While Bosnian Serbs who fled the Sarajevo suburb of Vogosca before it reverted to the Bosnian Federation are applying to return to their homes, the Bosnian government has decided to resettle about 8,000 Muslims displaced from the Serb-held town of Doboj in northern Bosnia in abandoned Serbian houses in Sarajevo, Oslobodjenje reported on 29-30 May. The decision was made at a secret meeting of the Ministry for Refugees in the first half of May. The refugees from Doboj have been contacted and invited to come and live in Sarajevo, Oslobodjenje quoted Doboj's former municipal authorities as saying. Ekrem Ajanovic, an MP from the town of Tesanj, south of Doboj, at the parliamentary meeting on 28 May criticized the government decision, which he said runs counter to official policy and the right of refugees to return to their homes. -- Daria Sito Sucic

Yevgenii Primakov met on 29 May with his rump Yugoslav counterpart, Milan Milutinovic, for talks on the status of the Dayton peace process. Primakov did not confirm that the fates of Bosnian Serb leaders Radovan Karadzic and Gen. Ratko Mladic were discussed, but both ministers agreed rump Yugoslavia "fully respected and fulfilled all its duties in accordance with the Dayton-Paris agreement," Tanjug reported. Primakov's visit is roughly a week after Washington officials said they would lobby for the re-imposition of sanctions against rump Yugoslavia should Belgrade continue to fail to honor commitments concerning the extradition of accused war criminals. Primakov was to conclude his Belgrade visit after meetings with Serbian President Slobodan Milosevic and Montenegrin President Momir Bulatovic, Nasa Borba reported on 30 May. -- Stan Markotich

Radoje Kontic on 29 May dubbed as "black mail" the "political conditions" the IMF has made contingent for the continuation of discussions with Belgrade. Reuters quoted the premier as adding "[rump] Yugoslavia wants to see political issues dealt with by competent international political bodies and not the IMF and the World Bank." Talks between Belgrade and the financial institutions broke down in 1996, owing to rump Yugoslavia's refusal to back away from its demand to be recognized as the successor state to Tito's Yugoslavia as a precondition for accepting membership in the IMF and World bank. Kontic's latest set of remarks and Belgrade's continuing refusal to step away formally from the demand suggest that relations with the international bodies are likely to be strained through the foreseeable future. -- Stan Markotich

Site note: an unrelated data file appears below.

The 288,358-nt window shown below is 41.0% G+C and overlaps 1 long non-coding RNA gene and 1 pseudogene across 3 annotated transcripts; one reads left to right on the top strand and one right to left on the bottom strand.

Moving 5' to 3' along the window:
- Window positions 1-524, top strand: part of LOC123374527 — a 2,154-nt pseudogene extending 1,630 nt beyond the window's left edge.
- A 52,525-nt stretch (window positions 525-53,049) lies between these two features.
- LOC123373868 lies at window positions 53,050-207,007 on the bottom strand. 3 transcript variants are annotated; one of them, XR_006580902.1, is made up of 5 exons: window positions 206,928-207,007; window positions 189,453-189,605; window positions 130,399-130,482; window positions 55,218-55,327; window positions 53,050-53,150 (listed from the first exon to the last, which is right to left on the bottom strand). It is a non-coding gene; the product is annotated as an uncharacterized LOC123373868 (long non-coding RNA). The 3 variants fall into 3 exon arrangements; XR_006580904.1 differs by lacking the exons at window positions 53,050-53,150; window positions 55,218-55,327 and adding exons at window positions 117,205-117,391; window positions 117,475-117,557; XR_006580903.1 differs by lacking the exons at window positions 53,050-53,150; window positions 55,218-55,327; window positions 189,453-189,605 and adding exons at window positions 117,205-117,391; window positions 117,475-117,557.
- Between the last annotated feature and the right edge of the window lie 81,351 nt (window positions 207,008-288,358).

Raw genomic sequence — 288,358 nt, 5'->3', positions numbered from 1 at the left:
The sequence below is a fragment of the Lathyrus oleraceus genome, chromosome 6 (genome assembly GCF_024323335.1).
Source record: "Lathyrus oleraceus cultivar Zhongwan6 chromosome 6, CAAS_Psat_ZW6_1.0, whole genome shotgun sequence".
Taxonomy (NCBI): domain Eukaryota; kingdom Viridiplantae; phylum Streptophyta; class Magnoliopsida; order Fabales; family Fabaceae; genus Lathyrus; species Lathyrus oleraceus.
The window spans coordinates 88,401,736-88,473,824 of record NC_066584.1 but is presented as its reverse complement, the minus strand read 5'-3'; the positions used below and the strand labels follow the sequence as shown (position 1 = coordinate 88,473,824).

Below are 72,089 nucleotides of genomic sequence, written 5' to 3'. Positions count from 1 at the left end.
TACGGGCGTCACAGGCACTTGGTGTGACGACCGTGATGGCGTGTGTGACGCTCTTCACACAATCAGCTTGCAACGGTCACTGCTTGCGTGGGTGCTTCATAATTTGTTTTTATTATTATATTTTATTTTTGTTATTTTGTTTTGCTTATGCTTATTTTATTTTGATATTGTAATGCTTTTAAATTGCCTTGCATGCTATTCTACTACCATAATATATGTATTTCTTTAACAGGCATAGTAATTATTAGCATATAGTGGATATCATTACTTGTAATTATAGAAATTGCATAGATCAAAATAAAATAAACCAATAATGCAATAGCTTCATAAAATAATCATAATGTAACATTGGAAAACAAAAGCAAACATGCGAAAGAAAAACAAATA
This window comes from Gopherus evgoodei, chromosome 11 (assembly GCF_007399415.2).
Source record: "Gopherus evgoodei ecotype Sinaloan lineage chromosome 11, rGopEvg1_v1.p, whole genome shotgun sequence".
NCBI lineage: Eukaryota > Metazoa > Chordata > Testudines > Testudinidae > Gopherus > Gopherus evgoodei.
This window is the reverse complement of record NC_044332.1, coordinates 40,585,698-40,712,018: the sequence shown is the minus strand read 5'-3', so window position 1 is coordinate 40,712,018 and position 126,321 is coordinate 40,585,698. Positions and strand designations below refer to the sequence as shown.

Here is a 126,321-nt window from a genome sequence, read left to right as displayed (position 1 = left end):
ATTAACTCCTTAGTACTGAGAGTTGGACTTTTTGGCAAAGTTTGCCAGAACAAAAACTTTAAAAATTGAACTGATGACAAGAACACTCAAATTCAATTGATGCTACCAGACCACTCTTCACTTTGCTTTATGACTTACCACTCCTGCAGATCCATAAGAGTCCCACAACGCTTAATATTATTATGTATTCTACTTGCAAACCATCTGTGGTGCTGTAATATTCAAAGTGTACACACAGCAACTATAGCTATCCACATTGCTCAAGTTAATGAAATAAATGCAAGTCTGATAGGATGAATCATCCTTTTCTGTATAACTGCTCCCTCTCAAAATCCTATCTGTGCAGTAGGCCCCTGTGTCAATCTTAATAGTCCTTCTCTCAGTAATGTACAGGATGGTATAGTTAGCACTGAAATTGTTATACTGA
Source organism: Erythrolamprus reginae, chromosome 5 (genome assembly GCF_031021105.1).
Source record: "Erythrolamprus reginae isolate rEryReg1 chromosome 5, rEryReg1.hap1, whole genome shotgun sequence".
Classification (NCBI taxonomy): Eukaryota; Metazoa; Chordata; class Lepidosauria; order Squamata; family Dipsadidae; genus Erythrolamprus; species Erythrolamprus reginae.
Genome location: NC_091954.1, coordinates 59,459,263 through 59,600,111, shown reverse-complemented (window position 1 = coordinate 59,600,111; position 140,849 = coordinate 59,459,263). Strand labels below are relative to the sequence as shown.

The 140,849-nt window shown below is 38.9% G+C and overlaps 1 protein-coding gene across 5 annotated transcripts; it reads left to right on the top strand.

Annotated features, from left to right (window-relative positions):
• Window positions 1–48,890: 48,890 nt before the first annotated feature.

Romania's Prosecutor-General's Office and the Supreme Court demanded the extradition from Canada of the captain and six officers of a Taiwanese ship, Romanian and western media reported. The demand came in connection with the case of three Romanian stowaways reportedly dumped overboard on the high seas in what has been described as an "abominable crime." According to press reports, the Taiwanese captain of the "Maersk Dubai" container ship ordered his Filipino crew to force two of the Romanians into a makeshift raft on 12 March. A third Romanian stowaway disappeared six day later, while a fourth eventually reached the Canadian port of Halifax after crew members hid him. Romania announced it will dispatch two prosecutors and a police officer to Canada to investigate the case. -- Dan Ionescu